Oil prices steady as investors await inflation data, OPEC+ meeting

Oil prices remained stable in early Asian trading on Tuesday as investors awaited inflation data to assess future monetary policy in the United States and production policy decisions from the OPEC+ meeting on June 2.

The price of Brent crude for July dropped by 3 cents to $83.07 a barrel, while the more-active August contract slipped by 4 cents to $82.85.

Meanwhile, U.S. West Texas Intermediate (WTI) crude futures for July were priced at $78.68, showing an increase of 96 cents, or 1.2%, from the previous Friday’s close. It is worth noting that these futures were traded during the Memorial Day holiday in the United States without a settlement.

On Monday, oil prices rose by over 1% in low-volume trading due to public holidays in Britain and the United States. This increase followed a week of subdued market activity and concerns regarding U.S. interest rates amidst persistent inflation.
According to Satoru Yoshida, a commodity analyst with Rakuten Securities, investors are closely monitoring U.S. inflation data in order to determine when rate cuts may occur. Additionally, the market is keeping a close eye on the upcoming meeting by OPEC+ to gauge its impact on oil prices. Yoshida expects oil prices to rise in the near future due to anticipated voluntary output cuts by oil producers and the potential easing of U.S. monetary policy. The start of the U.S. driving season is also expected to provide support. The U.S. personal consumption expenditures index, which is considered the U.S. Federal Reserve’s preferred measure of inflation, will be released on May 31 and will be closely watched for further signals about interest rate policy.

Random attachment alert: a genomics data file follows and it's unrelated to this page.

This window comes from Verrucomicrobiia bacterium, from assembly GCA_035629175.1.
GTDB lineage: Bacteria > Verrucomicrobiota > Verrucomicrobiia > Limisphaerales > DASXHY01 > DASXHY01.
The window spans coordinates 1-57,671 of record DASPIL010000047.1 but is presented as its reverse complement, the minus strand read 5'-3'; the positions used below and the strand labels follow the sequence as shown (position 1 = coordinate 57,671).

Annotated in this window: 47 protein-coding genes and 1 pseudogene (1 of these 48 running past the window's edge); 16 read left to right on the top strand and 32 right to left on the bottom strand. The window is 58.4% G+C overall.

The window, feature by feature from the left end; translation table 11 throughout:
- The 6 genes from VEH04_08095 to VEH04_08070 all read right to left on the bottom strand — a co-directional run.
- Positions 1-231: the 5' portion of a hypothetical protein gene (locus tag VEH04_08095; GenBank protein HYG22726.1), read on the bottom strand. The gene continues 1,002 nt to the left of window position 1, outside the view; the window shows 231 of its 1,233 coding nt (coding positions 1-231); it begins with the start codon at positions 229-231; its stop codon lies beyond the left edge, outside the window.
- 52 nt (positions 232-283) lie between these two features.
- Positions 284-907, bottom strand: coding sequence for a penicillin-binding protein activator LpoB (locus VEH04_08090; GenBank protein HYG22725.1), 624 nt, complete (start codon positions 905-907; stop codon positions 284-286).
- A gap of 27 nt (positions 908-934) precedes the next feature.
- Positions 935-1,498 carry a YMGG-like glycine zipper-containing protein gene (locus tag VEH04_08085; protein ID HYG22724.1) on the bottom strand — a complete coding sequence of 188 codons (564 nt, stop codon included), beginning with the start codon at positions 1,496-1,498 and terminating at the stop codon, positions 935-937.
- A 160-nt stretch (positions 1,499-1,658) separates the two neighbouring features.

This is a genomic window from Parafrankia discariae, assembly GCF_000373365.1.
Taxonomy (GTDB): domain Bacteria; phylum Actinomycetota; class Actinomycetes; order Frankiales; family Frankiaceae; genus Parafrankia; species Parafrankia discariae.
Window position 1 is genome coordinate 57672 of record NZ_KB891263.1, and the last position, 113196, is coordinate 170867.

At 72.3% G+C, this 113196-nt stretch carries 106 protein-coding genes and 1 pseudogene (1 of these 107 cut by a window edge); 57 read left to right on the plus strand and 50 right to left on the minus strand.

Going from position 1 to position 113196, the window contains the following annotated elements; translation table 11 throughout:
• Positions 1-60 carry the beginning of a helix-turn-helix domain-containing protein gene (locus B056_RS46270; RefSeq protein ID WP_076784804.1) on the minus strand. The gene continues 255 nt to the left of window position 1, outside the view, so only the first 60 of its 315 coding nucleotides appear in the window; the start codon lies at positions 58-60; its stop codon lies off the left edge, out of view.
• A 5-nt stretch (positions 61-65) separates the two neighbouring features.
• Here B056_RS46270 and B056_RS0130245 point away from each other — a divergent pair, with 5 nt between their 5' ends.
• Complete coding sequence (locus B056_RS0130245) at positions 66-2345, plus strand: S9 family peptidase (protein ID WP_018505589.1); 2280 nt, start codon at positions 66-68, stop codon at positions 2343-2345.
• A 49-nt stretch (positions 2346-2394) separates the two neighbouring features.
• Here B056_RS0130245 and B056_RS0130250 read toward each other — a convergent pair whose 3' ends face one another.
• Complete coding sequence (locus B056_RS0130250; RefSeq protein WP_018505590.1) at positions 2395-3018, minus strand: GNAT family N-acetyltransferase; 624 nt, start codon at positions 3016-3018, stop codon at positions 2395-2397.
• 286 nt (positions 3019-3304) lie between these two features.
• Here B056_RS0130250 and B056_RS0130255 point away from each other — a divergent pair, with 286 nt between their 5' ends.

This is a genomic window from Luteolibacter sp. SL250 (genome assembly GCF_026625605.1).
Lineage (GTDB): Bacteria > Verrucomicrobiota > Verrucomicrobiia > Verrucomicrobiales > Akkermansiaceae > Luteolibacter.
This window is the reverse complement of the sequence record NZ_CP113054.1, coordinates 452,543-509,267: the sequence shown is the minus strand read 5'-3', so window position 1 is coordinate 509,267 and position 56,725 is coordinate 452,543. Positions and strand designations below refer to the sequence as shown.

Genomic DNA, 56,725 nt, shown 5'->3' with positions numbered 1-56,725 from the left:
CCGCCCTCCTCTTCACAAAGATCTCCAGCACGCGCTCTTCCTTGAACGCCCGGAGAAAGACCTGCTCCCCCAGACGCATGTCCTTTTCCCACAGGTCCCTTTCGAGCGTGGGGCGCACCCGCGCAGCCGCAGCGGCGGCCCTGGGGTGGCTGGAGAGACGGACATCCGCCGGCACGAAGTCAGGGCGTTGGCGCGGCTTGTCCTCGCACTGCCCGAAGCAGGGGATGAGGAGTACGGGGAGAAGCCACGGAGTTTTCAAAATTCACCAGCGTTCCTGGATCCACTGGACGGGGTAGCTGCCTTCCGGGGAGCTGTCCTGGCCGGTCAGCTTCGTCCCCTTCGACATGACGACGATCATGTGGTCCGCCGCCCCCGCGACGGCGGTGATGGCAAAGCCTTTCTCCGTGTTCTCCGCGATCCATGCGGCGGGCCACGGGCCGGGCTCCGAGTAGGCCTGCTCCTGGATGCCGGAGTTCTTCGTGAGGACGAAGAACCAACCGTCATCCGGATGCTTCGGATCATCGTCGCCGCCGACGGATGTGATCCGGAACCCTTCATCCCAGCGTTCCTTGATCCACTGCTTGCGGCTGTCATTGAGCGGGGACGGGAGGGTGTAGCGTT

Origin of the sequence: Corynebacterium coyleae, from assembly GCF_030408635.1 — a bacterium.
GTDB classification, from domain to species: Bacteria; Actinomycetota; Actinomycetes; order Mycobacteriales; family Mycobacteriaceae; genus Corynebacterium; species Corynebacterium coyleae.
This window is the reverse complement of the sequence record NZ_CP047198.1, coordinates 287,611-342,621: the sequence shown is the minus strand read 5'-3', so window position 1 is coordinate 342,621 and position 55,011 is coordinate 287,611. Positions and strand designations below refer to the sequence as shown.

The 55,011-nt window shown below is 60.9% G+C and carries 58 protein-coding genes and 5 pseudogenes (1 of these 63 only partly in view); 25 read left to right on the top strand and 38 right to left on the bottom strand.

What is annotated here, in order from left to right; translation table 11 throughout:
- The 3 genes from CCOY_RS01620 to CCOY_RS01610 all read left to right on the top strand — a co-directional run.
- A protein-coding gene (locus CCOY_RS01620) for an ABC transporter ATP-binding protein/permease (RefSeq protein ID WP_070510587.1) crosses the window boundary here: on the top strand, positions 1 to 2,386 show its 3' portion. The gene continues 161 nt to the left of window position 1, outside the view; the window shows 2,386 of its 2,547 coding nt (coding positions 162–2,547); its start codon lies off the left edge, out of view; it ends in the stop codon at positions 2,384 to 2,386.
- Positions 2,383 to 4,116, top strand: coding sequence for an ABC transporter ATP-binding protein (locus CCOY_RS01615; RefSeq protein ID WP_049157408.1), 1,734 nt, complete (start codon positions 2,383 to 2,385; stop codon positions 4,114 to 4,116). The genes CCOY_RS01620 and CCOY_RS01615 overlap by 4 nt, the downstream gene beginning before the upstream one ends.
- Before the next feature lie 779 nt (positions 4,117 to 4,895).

This week, market watchers will be closely monitoring German inflation data on Wednesday and euro zone readings on Friday to gauge the likelihood of a European rate cut scheduled for next week.

Another important event to keep an eye on is the upcoming online meeting of OPEC+ on June 2. During this meeting, producers will discuss the possibility of extending voluntary output cuts of 2.2 million barrels per day into the second half of the year. Three sources from OPEC+ countries have suggested that an extension is likely.

In other news, Goldman Sachs has revised its global oil demand forecast for 2030, predicting a peak in consumption by 2034 due to a potential slowdown in electric vehicle (EV) adoption. This projection implies that refineries will continue to operate at higher-than-average rates until the end of the decade.